Today we went to The Henry Ford Museum[^]. We only had enough time to do the factory tour and see most of the museum. Tomorrow we go back to see the Greenfield Village.
I remember reading a history of of the Ford empire half a dozen years ago; fascinating stuff though I fear it was mostly forgotten by the time we arrived here in Detroit. (I note with satisfaction that I *did* remember to return the volume to Heino - if I had a dollar for every book I've ever loaned and never seen again...). It was a history rather than a biography of Henry himself; it covered more than the one generation.
So we did the Ford Rouge Factory tour[^] first.
They ushered us into two theatres, one after the other. In the first we were treated to a potted history of the Ford Motor Company as written by the Ford Motor Company. Sonya said, afterwards, that she could hear me cringe! She wasn't wrong. I was particularly interested in the way they glossed over the transition from the Battle of the Overpass[^] to the grudging acceptance of the Union Movement[^]. Of course I saw that glossing from a leftist viewpoint; you thought I'd see it from a right wing perspective?
The second theatre is billed as a 'multimedia experience'. Maybe 9 screens surrounded us and the seating swivels through 360 degrees. They run the movie, shake the floor and at appropriate times blow various metallic smells into the room or spray the audience with water! Interestingly I noticed that whatever image appeared on the screen to my right was sure to appear right in front of me a few seconds later. When we entered all the seats faced thataway; when we left they mostly still did. I reckon it'd be an interesting experiment to swivel all the seats to point at any abitrary point and see how many of them still pointed that way at the end of a showing!
Personally I found the tour somewhat disappointing. I think the problem is that I know there's *much* more to car production than what we were shown, which is the final assembly. You get to walk about on catwalks suspended 20 or 30 feet above the production floor and what you see is a bunch of people installing speakers into doors. Maybe the fact that I've done that for a living took some of the shine off it but frankly I'd have been much more interested in seeing a block of steel being turned into a cylinder block. That'd be something worth seeing!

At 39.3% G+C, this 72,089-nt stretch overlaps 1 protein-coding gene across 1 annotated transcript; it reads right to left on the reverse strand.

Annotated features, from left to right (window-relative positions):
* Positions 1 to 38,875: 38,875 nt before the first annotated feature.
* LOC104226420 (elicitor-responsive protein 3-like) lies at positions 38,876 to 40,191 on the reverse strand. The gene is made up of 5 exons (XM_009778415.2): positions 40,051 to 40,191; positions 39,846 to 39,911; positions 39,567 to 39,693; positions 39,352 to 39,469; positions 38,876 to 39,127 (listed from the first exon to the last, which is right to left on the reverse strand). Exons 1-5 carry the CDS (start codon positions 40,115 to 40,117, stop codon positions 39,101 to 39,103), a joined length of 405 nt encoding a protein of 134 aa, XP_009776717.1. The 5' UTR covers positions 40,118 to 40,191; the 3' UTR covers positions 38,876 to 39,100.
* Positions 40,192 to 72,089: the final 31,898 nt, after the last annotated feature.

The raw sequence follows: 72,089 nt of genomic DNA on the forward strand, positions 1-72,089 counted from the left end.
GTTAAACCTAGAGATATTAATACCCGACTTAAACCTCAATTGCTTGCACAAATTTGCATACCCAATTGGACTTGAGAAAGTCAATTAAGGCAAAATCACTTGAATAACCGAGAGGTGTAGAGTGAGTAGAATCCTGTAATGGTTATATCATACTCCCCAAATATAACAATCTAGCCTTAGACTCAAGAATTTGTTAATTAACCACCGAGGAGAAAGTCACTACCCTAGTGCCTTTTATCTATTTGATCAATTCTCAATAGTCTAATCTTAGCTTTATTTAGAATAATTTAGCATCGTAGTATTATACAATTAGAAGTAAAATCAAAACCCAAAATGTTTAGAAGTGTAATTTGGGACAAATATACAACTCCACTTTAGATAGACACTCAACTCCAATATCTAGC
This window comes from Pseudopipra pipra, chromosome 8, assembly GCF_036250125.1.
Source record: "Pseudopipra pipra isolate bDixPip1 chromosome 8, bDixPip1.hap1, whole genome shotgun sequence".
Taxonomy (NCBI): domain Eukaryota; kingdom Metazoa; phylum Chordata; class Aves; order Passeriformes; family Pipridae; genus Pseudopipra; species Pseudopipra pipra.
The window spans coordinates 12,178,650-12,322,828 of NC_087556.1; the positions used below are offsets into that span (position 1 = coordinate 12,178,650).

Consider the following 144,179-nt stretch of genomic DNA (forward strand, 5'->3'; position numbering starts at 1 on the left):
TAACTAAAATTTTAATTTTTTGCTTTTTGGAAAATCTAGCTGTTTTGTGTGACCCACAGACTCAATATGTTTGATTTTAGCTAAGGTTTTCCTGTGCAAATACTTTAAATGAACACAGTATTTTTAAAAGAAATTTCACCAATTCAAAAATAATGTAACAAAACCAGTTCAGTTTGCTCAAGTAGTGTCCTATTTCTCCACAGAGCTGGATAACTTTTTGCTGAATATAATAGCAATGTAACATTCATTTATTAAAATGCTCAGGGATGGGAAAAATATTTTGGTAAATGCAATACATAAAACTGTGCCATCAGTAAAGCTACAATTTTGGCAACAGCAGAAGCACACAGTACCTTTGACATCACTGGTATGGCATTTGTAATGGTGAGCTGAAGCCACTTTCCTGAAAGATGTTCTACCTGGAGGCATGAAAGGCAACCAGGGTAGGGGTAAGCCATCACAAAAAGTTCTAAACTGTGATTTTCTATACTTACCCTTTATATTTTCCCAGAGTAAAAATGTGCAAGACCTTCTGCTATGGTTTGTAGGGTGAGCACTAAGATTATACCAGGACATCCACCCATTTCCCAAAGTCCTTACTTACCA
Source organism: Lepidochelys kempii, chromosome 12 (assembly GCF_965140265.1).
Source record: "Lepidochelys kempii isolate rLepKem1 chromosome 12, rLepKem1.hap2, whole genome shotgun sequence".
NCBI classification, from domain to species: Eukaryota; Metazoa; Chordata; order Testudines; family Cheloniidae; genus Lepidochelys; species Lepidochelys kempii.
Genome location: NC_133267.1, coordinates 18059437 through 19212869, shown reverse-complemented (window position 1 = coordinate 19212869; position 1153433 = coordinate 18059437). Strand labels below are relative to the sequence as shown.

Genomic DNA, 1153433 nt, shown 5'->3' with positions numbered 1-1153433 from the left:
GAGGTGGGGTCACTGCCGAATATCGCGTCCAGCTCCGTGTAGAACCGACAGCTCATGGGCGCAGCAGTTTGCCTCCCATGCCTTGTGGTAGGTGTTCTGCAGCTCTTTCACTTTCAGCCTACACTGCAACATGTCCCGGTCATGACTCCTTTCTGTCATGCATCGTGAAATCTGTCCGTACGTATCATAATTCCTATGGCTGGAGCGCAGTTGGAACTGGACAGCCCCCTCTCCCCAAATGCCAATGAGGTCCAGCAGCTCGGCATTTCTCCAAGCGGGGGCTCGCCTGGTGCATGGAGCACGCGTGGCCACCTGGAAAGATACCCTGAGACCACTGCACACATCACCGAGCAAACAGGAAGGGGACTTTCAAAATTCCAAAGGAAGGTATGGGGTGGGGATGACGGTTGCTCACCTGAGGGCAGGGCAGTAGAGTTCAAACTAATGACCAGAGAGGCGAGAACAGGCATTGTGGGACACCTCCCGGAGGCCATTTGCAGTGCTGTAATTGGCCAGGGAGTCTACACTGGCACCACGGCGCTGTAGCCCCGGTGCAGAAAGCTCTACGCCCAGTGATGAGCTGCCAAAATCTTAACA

I imagine most of the visitors leave imagining they've seen car production in action, with nary a thought toward the incredible logistics involved in the machinery to make it all happen; they focus on the output and don't see the need to have the parts arrive at the correct places at the correct time.
Sonya was amazed at how clean the production floor was. I wasn't :-)
After the tour, which was, don't mistake me, worth seeing, we repaired to lunch and thence to the Museum itself. Now there's a monument to all the piston builders and flywheel spinners that ever lived! Quite brought out the geek in me; especially the nineteenth century steam engines retrieved from nineteenth century British fabric mills. One in particular sticks in my mind; built in 1821 and retired from service in 1929! One can't but think of generations of badly paid workers slaving away to make the mill owners rich! Dammit, there I go again, being a lefty pinko commie bastard! :-)
They shooed us out at 5! 4 hours of sunshine left and the place closes! So we went for a drive in to downtown Detroit. Not the most inspiring downtown I've ever seen and I'm a city boy.